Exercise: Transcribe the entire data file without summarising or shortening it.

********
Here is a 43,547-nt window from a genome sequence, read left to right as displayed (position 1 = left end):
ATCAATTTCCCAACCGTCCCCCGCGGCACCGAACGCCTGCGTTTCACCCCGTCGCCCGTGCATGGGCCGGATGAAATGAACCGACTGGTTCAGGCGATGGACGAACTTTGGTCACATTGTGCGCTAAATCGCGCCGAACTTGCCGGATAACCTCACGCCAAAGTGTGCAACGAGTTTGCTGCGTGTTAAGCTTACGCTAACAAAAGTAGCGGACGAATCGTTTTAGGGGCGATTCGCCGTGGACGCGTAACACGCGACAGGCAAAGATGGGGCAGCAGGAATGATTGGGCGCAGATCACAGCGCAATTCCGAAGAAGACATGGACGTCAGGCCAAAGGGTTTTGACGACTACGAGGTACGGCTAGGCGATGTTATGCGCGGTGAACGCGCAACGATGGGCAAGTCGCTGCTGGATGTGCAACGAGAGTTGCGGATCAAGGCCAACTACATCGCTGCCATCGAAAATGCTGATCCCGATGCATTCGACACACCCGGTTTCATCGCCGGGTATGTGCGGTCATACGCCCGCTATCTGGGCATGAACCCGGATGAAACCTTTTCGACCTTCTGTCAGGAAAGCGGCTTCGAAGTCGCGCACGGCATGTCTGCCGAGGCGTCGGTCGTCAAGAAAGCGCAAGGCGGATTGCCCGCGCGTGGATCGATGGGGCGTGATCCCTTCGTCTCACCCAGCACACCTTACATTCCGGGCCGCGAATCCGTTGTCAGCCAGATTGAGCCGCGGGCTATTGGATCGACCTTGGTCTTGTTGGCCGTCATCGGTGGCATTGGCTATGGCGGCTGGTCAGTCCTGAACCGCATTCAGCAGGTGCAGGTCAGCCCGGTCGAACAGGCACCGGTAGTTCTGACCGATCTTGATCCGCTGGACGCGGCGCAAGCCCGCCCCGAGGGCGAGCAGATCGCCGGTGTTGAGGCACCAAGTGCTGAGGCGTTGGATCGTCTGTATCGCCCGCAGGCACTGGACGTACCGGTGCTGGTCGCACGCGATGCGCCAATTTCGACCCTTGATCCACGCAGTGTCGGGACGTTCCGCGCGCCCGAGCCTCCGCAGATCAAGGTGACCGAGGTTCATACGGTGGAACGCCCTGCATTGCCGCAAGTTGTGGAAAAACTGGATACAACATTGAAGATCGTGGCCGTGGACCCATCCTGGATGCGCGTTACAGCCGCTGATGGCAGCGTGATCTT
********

Here is a 43,547-nt window from a genome sequence, read left to right as displayed (position 1 = left end):
ATCAATTTCCCAACCGTCCCCCGCGGCACCGAACGCCTGCGTTTCACCCCGTCGCCCGTGCATGGGCCGGATGAAATGAACCGACTGGTTCAGGCGATGGACGAACTTTGGTCACATTGTGCGCTAAATCGCGCCGAACTTGCCGGATAACCTCACGCCAAAGTGTGCAACGAGTTTGCTGCGTGTTAAGCTTACGCTAACAAAAGTAGCGGACGAATCGTTTTAGGGGCGATTCGCCGTGGACGCGTAACACGCGACAGGCAAAGATGGGGCAGCAGGAATGATTGGGCGCAGATCACAGCGCAATTCCGAAGAAGACATGGACGTCAGGCCAAAGGGTTTTGACGACTACGAGGTACGGCTAGGCGATGTTATGCGCGGTGAACGCGCAACGATGGGCAAGTCGCTGCTGGATGTGCAACGAGAGTTGCGGATCAAGGCCAACTACATCGCTGCCATCGAAAATGCTGATCCCGATGCATTCGACACACCCGGTTTCATCGCCGGGTATGTGCGGTCATACGCCCGCTATCTGGGCATGAACCCGGATGAAACCTTTTCGACCTTCTGTCAGGAAAGCGGCTTCGAAGTCGCGCACGGCATGTCTGCCGAGGCGTCGGTCGTCAAGAAAGCGCAAGGCGGATTGCCCGCGCGTGGATCGATGGGGCGTGATCCCTTCGTCTCACCCAGCACACCTTACATTCCGGGCCGCGAATCCGTTGTCAGCCAGATTGAGCCGCGGGCTATTGGATCGACCTTGGTCTTGTTGGCCGTCATCGGTGGCATTGGCTATGGCGGCTGGTCAGTCCTGAACCGCATTCAGCAGGTGCAGGTCAGCCCGGTCGAACAGGCACCGGTAGTTCTGACCGATCTTGATCCGCTGGACGCGGCGCAAGCCCGCCCCGAGGGCGAGCAGATCGCCGGTGTTGAGGCACCAAGTGCTGAGGCGTTGGATCGTCTGTATCGCCCGCAGGCACTGGACGTACCGGTGCTGGTCGCACGCGATGCGCCAATTTCGACCCTTGATCCACGCAGTGTCGGGACGTTCCGCGCGCCCGAGCCTCCGCAGATCAAGGTGACCGAGGTTCATACGGTGGAACGCCCTGCATTGCCGCAAGTTGTGGAAAAACTGGATACAACATTGAAGATCGTGGCCGTGGACCCATCCTGGATGCGCGTTACAGCCGCTGATGGCAGCGTGATCTT